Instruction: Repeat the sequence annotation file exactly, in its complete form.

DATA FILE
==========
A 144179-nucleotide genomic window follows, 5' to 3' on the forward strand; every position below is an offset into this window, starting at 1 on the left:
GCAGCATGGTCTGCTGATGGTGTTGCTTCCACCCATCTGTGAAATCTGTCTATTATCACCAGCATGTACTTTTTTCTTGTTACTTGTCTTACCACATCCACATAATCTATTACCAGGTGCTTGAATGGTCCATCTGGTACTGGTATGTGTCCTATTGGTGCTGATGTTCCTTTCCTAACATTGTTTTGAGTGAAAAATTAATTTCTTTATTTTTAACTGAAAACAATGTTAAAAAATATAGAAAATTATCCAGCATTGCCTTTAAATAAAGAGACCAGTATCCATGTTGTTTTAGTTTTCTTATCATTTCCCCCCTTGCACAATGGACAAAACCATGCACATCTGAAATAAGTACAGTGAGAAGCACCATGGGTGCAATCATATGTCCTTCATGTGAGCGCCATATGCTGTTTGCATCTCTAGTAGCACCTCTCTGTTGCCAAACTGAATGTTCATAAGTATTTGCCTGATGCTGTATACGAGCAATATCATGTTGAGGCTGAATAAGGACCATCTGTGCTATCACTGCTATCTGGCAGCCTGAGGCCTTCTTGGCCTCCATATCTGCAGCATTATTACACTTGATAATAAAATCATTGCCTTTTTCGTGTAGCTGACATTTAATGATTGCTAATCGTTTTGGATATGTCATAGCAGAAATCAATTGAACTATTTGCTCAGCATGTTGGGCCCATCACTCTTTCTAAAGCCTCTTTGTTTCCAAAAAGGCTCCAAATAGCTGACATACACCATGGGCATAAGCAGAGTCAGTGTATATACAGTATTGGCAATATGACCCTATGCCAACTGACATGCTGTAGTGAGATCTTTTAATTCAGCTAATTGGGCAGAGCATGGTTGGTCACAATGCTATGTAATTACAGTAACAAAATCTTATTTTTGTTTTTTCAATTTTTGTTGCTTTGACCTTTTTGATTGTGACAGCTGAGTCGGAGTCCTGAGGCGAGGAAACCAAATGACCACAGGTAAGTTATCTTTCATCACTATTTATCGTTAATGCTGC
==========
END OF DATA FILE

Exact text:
A 144179-nucleotide genomic window follows, 5' to 3' on the forward strand; every position below is an offset into this window, starting at 1 on the left:
GCAGCATGGTCTGCTGATGGTGTTGCTTCCACCCATCTGTGAAATCTGTCTATTATCACCAGCATGTACTTTTTTCTTGTTACTTGTCTTACCACATCCACATAATCTATTACCAGGTGCTTGAATGGTCCATCTGGTACTGGTATGTGTCCTATTGGTGCTGATGTTCCTTTCCTAACATTGTTTTGAGTGAAAAATTAATTTCTTTATTTTTAACTGAAAACAATGTTAAAAAATATAGAAAATTATCCAGCATTGCCTTTAAATAAAGAGACCAGTATCCATGTTGTTTTAGTTTTCTTATCATTTCCCCCCTTGCACAATGGACAAAACCATGCACATCTGAAATAAGTACAGTGAGAAGCACCATGGGTGCAATCATATGTCCTTCATGTGAGCGCCATATGCTGTTTGCATCTCTAGTAGCACCTCTCTGTTGCCAAACTGAATGTTCATAAGTATTTGCCTGATGCTGTATACGAGCAATATCATGTTGAGGCTGAATAAGGACCATCTGTGCTATCACTGCTATCTGGCAGCCTGAGGCCTTCTTGGCCTCCATATCTGCAGCATTATTACACTTGATAATAAAATCATTGCCTTTTTCGTGTAGCTGACATTTAATGATTGCTAATCGTTTTGGATATGTCATAGCAGAAATCAATTGAACTATTTGCTCAGCATGTTGGGCCCATCACTCTTTCTAAAGCCTCTTTGTTTCCAAAAAGGCTCCAAATAGCTGACATACACCATGGGCATAAGCAGAGTCAGTGTATATACAGTATTGGCAATATGACCCTATGCCAACTGACATGCTGTAGTGAGATCTTTTAATTCAGCTAATTGGGCAGAGCATGGTTGGTCACAATGCTATGTAATTACAGTAACAAAATCTTATTTTTGTTTTTTCAATTTTTGTTGCTTTGACCTTTTTGATTGTGACAGCTGAGTCGGAGTCCTGAGGCGAGGAAACCAAATGACCACAGGTAAGTTATCTTTCATCACTATTTATCGTTAATGCTGC